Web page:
DAU has always taught that orders under IDIQ contracts are not stand alone contracts. What has changed in the FAR or DFARS to now have DCMA instruct their GPA's to manage property under IDIQ orders which are not contracts? Isn't property required to be accountable to a contract? Have you changed your course material?
You actually answered your own question. TOs ARE contracts but they are not "stand alone contracts". This means a PCO cannot issue a task order (or D.O.) that is not associated with an overarching IDIQ contract. If you were to examine an IDIQ you would notice that there is no funding on the IDIQ. Only a guaranteed minimum. The guaranteed minimum is necessary to meet the basic legal requirements of a Govt contract...which are Offer, Acceptance, Consideration (money), Mutual Assent, and Legal Authority to Bind the Govt. So the Govt guarantees a minimum to fulfill the consideration aspect of contract law. But this also means we, the Govt, can issue an IDIQ and then NEVER issue a task order. Whether Single Award or Multiple Award.
Perhaps the mechanics of an IDIQ and TO might provide insight. The IDIQ is the contract vehicle that is offered under Full and Open Competition (typically) satisfying CICA. The IDIQ procurement is subject to all of the protest rules. In the IDIQ all of the general terms and conditions of the contract are spelled out, including pricing...and may include the use of property, but not usually. Property is usually handled at the TO level because TOs are unique to each requiring activity. The IDIQ terms and conditions flow down to any TO written off the IDIQ. Typically, IDIQs have ceiling prices, ordering periods, and run several years. Once an IDIQ is in place, PCOs send out Request for Task Order Proposals (RTOPS, much like an RFP). The RTOP includes a PWS. It is within the PWS, typically paragraphs 3 and 4, where property is addressed. If it is a single award IDIQ, then the RTOP only goes to the one contractor. If it is a multiple award IDIQ the RTOP goes to all members of the IDIQ pool (those who competed at the IDIQ level and were awarded an IDIQ contract). Let's say there were 4 contractors in the IDIQ pool. Each contractor now competes for the TO under "fair opportunity" rules...not full and open. Full and open was satisfied at the IDIQ level. Fair Opportunity also restricts protest rights...which is an advantage to TOs. Once the proposal(s) is/are received, negotiations occur, and the details of the TO are finalized and it is executed. The TO is funded and performance begins. If a contractor fails to perform on a TO they can be held in breech, T for D'd, and T for C'd. If a contractor's task order is terminated, the IDIQ still remains. So, as you can see, a task order IS a contract. An IDIQ is a stand alone contract and is not dependent on any other vehicle. A TO is a contract but is dependent on an overarching IDIQ and not stand alone.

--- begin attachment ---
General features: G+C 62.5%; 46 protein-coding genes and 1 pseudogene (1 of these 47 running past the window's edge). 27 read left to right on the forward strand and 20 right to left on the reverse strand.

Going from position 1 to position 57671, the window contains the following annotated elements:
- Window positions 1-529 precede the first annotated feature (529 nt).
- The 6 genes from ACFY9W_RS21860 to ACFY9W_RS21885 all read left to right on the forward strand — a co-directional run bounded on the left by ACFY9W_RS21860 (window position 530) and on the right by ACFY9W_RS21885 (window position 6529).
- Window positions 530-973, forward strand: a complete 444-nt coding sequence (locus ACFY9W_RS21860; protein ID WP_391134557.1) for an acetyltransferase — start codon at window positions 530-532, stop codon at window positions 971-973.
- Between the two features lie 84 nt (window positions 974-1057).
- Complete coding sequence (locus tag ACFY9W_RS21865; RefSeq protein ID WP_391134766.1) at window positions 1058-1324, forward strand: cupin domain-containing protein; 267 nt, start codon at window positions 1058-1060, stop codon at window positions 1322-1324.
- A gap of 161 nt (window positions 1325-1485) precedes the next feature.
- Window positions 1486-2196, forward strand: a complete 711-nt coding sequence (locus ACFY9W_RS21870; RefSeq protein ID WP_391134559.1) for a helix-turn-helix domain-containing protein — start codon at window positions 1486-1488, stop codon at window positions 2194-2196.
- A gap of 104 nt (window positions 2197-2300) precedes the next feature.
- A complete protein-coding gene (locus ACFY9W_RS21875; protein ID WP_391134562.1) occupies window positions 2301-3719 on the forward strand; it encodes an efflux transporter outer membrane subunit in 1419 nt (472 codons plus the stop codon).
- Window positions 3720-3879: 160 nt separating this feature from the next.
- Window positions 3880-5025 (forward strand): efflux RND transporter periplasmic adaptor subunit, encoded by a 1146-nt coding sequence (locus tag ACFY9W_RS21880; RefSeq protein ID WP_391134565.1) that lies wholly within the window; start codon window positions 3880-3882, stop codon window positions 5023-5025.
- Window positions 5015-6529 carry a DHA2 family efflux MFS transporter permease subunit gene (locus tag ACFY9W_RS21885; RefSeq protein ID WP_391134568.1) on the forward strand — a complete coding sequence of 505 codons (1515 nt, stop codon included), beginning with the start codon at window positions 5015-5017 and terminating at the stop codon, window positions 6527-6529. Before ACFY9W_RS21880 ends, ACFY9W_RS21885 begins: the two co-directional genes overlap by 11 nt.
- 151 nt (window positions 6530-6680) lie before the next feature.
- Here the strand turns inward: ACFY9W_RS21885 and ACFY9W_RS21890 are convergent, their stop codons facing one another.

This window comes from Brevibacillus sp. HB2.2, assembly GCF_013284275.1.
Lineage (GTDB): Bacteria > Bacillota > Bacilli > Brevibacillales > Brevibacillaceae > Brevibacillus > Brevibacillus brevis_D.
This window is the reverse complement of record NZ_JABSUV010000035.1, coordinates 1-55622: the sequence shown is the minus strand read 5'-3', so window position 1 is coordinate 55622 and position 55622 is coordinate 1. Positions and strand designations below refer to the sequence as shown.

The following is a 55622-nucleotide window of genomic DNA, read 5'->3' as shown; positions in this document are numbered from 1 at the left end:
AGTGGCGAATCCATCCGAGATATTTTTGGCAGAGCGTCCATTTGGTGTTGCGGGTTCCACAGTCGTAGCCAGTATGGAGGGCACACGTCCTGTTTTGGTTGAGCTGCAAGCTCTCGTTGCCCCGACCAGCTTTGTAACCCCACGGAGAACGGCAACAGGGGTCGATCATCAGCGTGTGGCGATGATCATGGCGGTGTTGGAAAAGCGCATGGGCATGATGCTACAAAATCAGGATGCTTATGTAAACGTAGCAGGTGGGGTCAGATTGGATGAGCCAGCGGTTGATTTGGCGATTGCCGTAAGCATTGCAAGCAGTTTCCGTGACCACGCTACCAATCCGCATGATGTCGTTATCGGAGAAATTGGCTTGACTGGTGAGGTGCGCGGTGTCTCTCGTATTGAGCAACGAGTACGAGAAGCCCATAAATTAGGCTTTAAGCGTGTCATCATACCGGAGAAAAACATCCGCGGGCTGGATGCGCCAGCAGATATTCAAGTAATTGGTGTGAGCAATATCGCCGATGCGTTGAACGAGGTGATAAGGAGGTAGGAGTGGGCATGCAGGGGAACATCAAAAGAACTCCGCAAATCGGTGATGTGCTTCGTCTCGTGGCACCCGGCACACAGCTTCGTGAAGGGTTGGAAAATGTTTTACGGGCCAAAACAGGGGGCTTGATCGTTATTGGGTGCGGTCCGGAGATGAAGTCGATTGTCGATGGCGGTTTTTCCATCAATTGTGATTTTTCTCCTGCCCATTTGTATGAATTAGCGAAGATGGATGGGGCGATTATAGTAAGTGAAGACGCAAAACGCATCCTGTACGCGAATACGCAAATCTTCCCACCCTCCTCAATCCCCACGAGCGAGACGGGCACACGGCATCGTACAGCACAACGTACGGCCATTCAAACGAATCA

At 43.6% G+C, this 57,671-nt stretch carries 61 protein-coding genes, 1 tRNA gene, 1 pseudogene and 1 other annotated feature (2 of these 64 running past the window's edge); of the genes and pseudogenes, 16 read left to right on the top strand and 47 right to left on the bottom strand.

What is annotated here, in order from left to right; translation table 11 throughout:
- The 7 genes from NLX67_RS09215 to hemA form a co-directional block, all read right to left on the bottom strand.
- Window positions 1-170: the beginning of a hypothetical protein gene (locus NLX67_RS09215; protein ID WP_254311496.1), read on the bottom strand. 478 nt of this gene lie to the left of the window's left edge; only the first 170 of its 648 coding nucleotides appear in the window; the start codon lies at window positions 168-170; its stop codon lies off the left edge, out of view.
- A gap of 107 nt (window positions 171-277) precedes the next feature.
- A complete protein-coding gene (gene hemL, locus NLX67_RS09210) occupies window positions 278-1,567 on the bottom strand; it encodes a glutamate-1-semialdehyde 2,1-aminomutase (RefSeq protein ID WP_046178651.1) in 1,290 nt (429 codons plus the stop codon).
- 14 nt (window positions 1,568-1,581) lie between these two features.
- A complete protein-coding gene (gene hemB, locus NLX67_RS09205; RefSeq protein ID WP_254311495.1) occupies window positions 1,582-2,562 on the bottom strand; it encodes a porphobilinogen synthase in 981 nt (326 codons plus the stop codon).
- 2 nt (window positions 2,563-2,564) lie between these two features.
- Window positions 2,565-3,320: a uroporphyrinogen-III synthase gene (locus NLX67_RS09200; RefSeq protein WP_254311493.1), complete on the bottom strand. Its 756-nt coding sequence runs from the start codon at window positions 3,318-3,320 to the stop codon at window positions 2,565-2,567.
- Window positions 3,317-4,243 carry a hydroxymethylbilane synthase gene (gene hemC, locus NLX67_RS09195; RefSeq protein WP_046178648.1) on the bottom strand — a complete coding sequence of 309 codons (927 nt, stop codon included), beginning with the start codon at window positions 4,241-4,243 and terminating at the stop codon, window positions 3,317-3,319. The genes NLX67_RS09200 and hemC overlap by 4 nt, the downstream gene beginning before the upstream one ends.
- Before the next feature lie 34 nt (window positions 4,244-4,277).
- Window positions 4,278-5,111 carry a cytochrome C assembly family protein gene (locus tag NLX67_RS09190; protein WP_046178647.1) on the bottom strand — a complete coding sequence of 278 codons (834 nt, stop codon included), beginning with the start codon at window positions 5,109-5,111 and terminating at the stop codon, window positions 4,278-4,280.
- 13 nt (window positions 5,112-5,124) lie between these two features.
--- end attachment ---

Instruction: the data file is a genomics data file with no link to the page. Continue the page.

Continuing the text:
A further point is FAR 16.504(c)(1)(ii)(D)(1), which states in part "no task or delivery order contract in an amount to exceed $112 million (including all options) may be awarded to a single source, unless..." So here, the FAR even calls a task order a contract.